One of the key pieces in the Exhibition is a recreation of the interiors project for the 1929 Autumn Salon, L'Équipement Interieur d’une Habitation, which she created in collaboration with Le Corbusier and Jeanneret. Here, the visitor can interact with the furniture and understand how the arrangement of objects in a space creates the ambience that turns a home into a comfortable one.
In 1929, the pricking of her social conscience led her to participate in the creation of the Union of Modern Artists (UAM), in which Mallet-Stevens, Miró, Calder, Delauney and Chareau also participated. What they sought was the coming together of all arts to respond to the political and societal problems of their time. The Republic of Spain pavilion at the 1937 Paris exhibition was a perfect reflection of the aims of UAM - architecture, sculpture, painting and photography together in a joint portrayal of the tragedy of war. Its curator was the architect José Luis Sert, a great friend and collaborator of Perriand’s, who is remembered in the exhibition with a display of his photographs taken during the Spanish Civil War and a reproduction of Picasso’s Guernica, among other items. Both architects shared the same social concerns and collaborated on the design of minimalist housing. In 1933, they participated in the International Congress of Modern Architecture (CIAM) where the Athens Charter was drawn up, the widely-known manifesto on optimal conditions for urban living.
A full-scale model of another of Perriand’s iconic works, 1934’s The House On The Edge of the Water, rests on stilts outside the Foundation on and beside a water feature so that visitors can visualise the meaning of the project, intended as a holiday home for families with little money to spare. A kind of self-assembly cabin than can be dismantled, supported on stilts and divided into two symmetrical spaces: one, the living area and the other to sleep in, both with sliding doors opening onto a terrace protected by a canopy collecting rainwater. Again, Perriand is thinking about functionality and aiming to reach the most needy by building a world that is simpler, more humane and closer to nature.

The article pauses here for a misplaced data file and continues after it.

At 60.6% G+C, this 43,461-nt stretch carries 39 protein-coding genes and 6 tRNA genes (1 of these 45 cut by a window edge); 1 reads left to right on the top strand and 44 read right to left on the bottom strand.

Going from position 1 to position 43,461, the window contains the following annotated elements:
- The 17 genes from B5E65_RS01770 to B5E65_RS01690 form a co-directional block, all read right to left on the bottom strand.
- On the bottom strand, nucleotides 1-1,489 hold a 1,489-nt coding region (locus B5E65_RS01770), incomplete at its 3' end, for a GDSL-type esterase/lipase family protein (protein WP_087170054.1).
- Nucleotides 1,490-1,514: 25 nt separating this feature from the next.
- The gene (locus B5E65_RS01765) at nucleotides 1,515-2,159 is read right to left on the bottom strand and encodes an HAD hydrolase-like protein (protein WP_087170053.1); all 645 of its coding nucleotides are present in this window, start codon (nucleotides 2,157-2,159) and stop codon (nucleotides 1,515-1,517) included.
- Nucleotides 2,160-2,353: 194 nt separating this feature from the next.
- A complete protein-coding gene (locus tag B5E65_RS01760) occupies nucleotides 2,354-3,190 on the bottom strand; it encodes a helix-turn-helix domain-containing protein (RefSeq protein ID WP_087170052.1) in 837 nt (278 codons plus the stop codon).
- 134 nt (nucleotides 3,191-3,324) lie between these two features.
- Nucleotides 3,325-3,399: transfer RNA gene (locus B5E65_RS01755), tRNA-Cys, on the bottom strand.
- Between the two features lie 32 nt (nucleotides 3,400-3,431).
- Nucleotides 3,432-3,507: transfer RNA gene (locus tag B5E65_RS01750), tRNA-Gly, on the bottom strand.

She was also an accomplished photographer who scrutinized Nature through her camera lens, finding solutions for many of her creative ideas there. The sea and the mountains were recurring themes in her snapshots and the inspiration for a series of projects on mountain shelters. In 1938, her Tanneau Mountain Refuge, measuring eight square metres and sleeping six people, was built. “I love the mountains deeply,” she said. “I love them because I need them. They have always been the barometer of my physical and mental equilibrium.”
Her time in Japan and Indochina are very well illustrated in the Exhibition with designs incorporating elements from the East such as indigenous types of wood, bamboo, lacquer and fabrics that reinforced the links between creation and tradition. Brazil, where she got to know other renowned architects and the exuberance of their designs, was another turning point in her career.
The crowning moment of her career would come with the Les Arcs project, a huge apartment complex in the French Alps, with a sleeping capacity of 30,000. Perriand, in a display of ingenuity, developed what has been called minimalist compartments or cells. The interiors were mostly built from prefabricated pieces and boasted large windows with stunning views that brought nature in from outside. A large model serves to help the viewer understand Les Arcs as the culmination of the whole repertoire of Charlotte Perriand’s ideas.
The tour ends with Perriand's last ever commission – 1993’s Maison de Thé for UNESCO’s Paris headquarters: a wooden circle supporting eighteen bamboo canes creating a 4.5 metre high space covered with a domed canopy of leaf silhouettes. A delicate, organic work to celebrate the Tea Ceremony.
Louis Vuitton Foundation
2 October 2019 - 24 February 2020
(Translated form the Spanish by Shauna Devlin)